Site Preparation for Native Plantings

Why Prepare the Site?

The number one thing to keep in mind when it comes to site preparation is that native plants will never or rarely outcompete weeds or any other non-native vegetation.  This non-native vegetation is all around us.  If you look at a grassy field or along the road, chances are very few of the plants are native.  The same goes for your lawn and any sunny areas of your property you may have let "go wild."

Most of the vegetation we see nowadays in fields and roadsides are exotic plants, mostly grasses, introduced from Europe primarily for the purpose of pasturing livestock and horses.  

That is one of the main reasons why there are so few remnant prairie plants left.  

It is very rare to see an area of remnant native vegetation on a full- or partial-sun upland site.  If you do it’s probably because the soil is so poor that not even weeds can grow.  Our native wetland and woodland habitats have fared a little better and a little longer because these introduced agricultural grasses don’t readily invade these habitats.  However, even they are being taken over by other exotic plants such as Reed Canary Grass and European Buckthorn that were introduced later for other purposes.

All this means is that if you want to plant an area with native plants, you will most likely have to kill off any existing vegetation first.  This will eliminate competition and make the establishment and growth of the native plants possible.

You could try to plant some extra hardy wildflowers in a stand of field grasses, but you'll most likely end up with a weedy looking patch with very low species diversity.

But if you do think you may actually have some native plants on site,  please do everything you can to preserve them.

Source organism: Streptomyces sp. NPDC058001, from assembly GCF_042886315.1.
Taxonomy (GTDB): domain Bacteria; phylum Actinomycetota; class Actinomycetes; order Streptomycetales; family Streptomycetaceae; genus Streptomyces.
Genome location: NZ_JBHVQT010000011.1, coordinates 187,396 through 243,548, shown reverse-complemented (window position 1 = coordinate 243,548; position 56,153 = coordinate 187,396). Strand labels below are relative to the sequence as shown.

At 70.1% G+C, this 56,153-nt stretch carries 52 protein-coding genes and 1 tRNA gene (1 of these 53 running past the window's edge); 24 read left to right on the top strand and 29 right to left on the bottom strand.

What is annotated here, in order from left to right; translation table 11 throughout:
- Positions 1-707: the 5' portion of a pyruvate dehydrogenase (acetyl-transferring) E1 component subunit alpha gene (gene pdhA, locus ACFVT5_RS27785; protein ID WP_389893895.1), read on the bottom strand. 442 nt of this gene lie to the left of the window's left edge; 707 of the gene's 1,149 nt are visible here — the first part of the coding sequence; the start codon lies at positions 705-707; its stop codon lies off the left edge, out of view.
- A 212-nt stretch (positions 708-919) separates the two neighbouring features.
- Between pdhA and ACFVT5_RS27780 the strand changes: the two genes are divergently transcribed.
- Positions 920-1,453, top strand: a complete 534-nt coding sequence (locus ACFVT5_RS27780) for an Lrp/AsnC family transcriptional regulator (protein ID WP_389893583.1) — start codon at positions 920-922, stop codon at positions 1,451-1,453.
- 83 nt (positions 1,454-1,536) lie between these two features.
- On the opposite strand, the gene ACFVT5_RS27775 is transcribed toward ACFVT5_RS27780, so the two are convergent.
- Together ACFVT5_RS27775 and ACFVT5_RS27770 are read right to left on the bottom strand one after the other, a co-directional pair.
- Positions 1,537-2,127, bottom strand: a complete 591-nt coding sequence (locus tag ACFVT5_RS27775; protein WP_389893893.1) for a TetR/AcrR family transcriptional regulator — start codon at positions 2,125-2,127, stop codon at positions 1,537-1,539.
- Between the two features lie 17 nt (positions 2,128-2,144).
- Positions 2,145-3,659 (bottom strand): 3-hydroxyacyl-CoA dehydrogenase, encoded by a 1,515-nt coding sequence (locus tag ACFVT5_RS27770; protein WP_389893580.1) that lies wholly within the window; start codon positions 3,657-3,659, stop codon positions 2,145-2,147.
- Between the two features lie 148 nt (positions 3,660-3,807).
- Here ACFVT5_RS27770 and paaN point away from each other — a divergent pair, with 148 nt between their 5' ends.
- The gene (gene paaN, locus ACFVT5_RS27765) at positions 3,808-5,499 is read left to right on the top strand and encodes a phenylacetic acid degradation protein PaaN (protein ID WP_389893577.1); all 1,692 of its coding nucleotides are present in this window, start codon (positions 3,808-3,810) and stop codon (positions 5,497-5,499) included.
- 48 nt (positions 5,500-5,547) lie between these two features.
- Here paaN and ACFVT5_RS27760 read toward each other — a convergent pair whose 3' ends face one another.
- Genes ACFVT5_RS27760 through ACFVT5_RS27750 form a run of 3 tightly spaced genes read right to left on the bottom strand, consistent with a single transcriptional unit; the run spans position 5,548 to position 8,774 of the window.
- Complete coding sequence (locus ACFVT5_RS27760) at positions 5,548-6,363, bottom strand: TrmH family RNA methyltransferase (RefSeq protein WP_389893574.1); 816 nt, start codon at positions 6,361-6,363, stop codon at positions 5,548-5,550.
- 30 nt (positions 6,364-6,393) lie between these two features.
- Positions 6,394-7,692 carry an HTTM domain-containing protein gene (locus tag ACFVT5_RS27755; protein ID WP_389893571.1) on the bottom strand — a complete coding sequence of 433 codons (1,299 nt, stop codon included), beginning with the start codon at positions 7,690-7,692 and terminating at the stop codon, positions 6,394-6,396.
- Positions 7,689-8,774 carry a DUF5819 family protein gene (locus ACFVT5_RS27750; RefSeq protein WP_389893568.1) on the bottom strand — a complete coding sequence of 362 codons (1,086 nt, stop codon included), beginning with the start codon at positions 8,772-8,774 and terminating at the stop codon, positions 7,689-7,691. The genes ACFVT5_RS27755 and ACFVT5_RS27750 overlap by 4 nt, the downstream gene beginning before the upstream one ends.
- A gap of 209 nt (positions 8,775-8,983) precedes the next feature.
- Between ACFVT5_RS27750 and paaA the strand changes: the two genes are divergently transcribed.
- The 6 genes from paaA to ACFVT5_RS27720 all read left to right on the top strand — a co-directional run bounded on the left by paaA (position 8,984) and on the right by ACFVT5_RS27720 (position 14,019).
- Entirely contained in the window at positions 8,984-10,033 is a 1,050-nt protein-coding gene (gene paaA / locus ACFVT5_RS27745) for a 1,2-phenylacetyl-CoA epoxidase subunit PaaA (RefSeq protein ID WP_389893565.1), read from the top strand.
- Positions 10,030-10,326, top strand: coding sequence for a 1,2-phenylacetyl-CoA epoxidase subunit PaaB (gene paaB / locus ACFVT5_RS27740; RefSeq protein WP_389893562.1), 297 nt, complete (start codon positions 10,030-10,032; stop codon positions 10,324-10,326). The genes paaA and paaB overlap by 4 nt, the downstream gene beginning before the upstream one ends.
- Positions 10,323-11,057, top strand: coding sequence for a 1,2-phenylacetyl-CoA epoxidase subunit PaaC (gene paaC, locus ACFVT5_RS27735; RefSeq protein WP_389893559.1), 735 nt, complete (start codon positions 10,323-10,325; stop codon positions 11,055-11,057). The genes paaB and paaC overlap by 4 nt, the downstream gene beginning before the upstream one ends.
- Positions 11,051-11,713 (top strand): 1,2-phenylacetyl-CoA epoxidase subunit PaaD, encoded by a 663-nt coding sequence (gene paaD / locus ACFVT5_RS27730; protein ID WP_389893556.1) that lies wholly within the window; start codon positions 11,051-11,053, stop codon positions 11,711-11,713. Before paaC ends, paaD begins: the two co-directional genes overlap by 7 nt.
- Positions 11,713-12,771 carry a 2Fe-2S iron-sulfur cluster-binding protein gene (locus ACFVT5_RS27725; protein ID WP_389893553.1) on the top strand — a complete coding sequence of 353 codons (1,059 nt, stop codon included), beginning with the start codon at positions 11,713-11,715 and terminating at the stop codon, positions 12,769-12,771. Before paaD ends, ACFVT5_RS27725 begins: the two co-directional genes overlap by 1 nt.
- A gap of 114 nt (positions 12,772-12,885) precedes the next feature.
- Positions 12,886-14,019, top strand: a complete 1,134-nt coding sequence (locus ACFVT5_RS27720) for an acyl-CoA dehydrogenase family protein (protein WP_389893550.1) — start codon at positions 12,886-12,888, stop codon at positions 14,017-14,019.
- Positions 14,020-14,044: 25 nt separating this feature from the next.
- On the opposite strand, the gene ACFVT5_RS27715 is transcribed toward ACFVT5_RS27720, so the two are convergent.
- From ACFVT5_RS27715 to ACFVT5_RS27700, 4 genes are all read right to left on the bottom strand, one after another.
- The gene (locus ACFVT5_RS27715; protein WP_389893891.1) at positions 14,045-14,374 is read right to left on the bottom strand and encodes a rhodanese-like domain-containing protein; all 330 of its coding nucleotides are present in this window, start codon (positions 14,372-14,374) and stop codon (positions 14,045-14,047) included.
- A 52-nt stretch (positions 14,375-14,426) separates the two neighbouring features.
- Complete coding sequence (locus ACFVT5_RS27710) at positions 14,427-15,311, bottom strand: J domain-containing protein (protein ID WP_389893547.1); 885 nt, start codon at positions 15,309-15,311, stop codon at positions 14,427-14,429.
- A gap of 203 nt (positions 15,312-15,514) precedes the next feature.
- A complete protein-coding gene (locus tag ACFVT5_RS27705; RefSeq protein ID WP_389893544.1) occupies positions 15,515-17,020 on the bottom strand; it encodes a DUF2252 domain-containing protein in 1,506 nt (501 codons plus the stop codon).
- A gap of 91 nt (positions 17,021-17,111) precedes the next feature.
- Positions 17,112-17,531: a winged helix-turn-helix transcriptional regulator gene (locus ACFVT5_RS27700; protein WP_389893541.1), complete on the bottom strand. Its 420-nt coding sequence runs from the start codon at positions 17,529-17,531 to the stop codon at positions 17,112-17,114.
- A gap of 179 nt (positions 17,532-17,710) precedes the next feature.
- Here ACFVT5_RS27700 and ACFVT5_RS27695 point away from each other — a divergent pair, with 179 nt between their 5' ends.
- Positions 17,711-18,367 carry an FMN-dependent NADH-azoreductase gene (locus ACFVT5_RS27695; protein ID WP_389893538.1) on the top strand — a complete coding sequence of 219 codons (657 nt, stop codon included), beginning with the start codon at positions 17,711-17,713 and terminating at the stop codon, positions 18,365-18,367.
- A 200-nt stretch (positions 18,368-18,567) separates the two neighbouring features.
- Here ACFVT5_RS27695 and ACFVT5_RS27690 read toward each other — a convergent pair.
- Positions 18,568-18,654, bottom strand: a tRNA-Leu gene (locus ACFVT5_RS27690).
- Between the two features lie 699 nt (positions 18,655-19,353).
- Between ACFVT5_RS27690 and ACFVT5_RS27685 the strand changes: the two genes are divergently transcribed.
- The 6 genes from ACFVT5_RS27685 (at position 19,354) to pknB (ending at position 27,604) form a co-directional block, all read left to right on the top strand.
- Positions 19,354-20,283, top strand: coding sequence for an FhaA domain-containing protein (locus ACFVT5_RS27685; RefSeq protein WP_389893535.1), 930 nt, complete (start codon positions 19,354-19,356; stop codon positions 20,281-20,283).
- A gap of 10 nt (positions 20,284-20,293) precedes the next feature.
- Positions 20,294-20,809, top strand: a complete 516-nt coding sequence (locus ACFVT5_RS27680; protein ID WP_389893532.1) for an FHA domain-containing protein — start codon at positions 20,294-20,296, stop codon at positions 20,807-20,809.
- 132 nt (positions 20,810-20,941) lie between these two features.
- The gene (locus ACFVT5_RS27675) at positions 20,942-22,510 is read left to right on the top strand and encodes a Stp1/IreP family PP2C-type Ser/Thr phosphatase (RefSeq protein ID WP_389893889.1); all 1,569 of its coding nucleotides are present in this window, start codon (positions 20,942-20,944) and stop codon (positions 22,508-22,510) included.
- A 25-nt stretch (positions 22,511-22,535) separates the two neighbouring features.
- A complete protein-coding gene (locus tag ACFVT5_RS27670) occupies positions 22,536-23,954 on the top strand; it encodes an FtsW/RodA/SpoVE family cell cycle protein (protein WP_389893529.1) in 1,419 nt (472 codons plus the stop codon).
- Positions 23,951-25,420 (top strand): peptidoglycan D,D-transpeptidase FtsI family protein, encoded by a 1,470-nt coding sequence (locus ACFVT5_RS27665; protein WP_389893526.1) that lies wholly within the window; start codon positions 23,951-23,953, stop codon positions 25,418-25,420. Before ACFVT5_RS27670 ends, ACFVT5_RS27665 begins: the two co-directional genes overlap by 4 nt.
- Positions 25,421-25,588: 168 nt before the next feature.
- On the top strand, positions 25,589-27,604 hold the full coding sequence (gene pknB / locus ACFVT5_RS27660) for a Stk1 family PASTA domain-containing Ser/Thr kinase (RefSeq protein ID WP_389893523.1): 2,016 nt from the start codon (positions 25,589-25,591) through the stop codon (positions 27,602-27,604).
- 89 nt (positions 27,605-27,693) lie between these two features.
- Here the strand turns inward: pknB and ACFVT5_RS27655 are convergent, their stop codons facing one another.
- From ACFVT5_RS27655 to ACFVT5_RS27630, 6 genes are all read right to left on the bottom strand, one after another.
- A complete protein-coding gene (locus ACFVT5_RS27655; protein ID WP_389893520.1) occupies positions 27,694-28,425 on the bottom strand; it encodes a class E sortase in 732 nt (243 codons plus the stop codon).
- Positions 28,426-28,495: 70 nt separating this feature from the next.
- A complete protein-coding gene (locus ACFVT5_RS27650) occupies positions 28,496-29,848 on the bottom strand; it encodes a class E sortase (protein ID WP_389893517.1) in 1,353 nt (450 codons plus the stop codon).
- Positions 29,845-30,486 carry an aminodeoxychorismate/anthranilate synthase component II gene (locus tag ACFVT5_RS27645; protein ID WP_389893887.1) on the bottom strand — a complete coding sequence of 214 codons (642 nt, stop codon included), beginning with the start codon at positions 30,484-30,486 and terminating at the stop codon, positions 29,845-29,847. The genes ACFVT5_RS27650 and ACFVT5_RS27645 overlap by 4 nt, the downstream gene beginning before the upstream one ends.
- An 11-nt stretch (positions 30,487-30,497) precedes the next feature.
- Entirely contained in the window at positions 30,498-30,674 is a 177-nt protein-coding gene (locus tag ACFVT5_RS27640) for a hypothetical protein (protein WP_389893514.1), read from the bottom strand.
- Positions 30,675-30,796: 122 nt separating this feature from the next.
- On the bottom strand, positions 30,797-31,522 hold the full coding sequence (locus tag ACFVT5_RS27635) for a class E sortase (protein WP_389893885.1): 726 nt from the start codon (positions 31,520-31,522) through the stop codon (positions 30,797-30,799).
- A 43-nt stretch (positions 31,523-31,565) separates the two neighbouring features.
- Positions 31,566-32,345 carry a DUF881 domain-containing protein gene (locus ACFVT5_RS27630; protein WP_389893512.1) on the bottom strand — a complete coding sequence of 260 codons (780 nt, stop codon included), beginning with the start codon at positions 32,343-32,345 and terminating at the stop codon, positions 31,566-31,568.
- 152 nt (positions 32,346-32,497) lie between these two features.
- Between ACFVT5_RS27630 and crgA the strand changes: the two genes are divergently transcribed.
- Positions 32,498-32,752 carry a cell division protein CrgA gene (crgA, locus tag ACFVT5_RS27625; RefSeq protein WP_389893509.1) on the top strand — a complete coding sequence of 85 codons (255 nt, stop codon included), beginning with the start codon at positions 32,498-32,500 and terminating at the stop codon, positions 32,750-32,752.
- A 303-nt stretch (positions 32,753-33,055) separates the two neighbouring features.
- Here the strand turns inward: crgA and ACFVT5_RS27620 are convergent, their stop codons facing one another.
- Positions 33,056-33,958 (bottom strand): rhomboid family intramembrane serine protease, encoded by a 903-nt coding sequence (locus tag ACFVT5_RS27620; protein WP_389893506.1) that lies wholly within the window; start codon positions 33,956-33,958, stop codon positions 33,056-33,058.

The How To:

There are generally four methods for eliminating existing vegetation that are commonly put forward: 

1.  Sod cutting and removal

2.  Continuous tillage

3.  Application of an herbicide

4.  Smothering. 

For most plantings, applying herbicide and smothering are going to be the best approaches.  These disturb the soil the least and are probably the most effective at ridding the area of non-native species.

For the Application of an Herbicide, please carefully follow the directions on the bottle.  We recognize that some people are not comfortable with this method but it can be an effective trade off for getting native plants into a large area.  Please use caution, check your surroundings and understand the process of the product you are using.

Smothering is the preferred pesticide-free method of site preparation.  It entails covering the vegetation you want to kill with some sort of light-blocking material.  Since it can take a long time to kill some of the most persistent weeds, like quack-grass and thistles, you'll want to smother for most of a growing season.

Cover the area with cardboard, old carpet, black plastic sheeting, or heavy duty landscape fabric.  If the area only contains lawn grass and tender weeds, covering in the spring, should mean planting can happen by fall.  If the area has tough weeds and brush, you may have to leave the material on for an entire season or more.

Some sources recommend removing the cover periodically (2-3 times throughout the season), letting the weed seeds germinate, then replacing the cover.  This process could help to exhaust even more of the stockpile of weed seeds that has likely built up in the soil over the years.